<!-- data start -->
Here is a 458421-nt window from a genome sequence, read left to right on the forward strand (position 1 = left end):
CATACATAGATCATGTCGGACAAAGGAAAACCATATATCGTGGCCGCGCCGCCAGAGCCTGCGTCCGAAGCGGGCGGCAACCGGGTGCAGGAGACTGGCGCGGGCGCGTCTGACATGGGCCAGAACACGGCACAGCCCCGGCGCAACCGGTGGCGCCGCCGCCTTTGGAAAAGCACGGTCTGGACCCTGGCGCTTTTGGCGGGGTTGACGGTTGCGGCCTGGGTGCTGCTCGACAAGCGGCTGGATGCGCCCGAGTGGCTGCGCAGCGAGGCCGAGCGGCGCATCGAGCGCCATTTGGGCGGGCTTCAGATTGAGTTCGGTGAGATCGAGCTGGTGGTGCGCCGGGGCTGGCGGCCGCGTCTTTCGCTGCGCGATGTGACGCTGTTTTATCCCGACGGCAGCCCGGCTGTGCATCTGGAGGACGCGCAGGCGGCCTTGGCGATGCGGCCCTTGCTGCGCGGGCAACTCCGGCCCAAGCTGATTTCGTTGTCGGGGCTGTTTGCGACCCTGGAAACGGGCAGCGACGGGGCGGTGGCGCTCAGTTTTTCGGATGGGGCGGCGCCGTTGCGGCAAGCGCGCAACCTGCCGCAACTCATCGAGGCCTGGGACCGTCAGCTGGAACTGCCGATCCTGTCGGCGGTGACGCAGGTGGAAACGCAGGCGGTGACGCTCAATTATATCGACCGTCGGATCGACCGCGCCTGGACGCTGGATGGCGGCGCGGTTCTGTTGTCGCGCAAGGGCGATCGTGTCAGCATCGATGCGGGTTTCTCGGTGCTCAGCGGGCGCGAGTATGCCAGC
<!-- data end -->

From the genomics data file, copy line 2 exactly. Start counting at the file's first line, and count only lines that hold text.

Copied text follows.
CATACATAGATCATGTCGGACAAAGGAAAACCATATATCGTGGCCGCGCCGCCAGAGCCTGCGTCCGAAGCGGGCGGCAACCGGGTGCAGGAGACTGGCGCGGGCGCGTCTGACATGGGCCAGAACACGGCACAGCCCCGGCGCAACCGGTGGCGCCGCCGCCTTTGGAAAAGCACGGTCTGGACCCTGGCGCTTTTGGCGGGGTTGACGGTTGCGGCCTGGGTGCTGCTCGACAAGCGGCTGGATGCGCCCGAGTGGCTGCGCAGCGAGGCCGAGCGGCGCATCGAGCGCCATTTGGGCGGGCTTCAGATTGAGTTCGGTGAGATCGAGCTGGTGGTGCGCCGGGGCTGGCGGCCGCGTCTTTCGCTGCGCGATGTGACGCTGTTTTATCCCGACGGCAGCCCGGCTGTGCATCTGGAGGACGCGCAGGCGGCCTTGGCGATGCGGCCCTTGCTGCGCGGGCAACTCCGGCCCAAGCTGATTTCGTTGTCGGGGCTGTTTGCGACCCTGGAAACGGGCAGCGACGGGGCGGTGGCGCTCAGTTTTTCGGATGGGGCGGCGCCGTTGCGGCAAGCGCGCAACCTGCCGCAACTCATCGAGGCCTGGGACCGTCAGCTGGAACTGCCGATCCTGTCGGCGGTGACGCAGGTGGAAACGCAGGCGGTGACGCTCAATTATATCGACCGTCGGATCGACCGCGCCTGGACGCTGGATGGCGGCGCGGTTCTGTTGTCGCGCAAGGGCGATCGTGTCAGCATCGATGCGGGTTTCTCGGTGCTCAGCGGGCGCGAGTATGCCAGC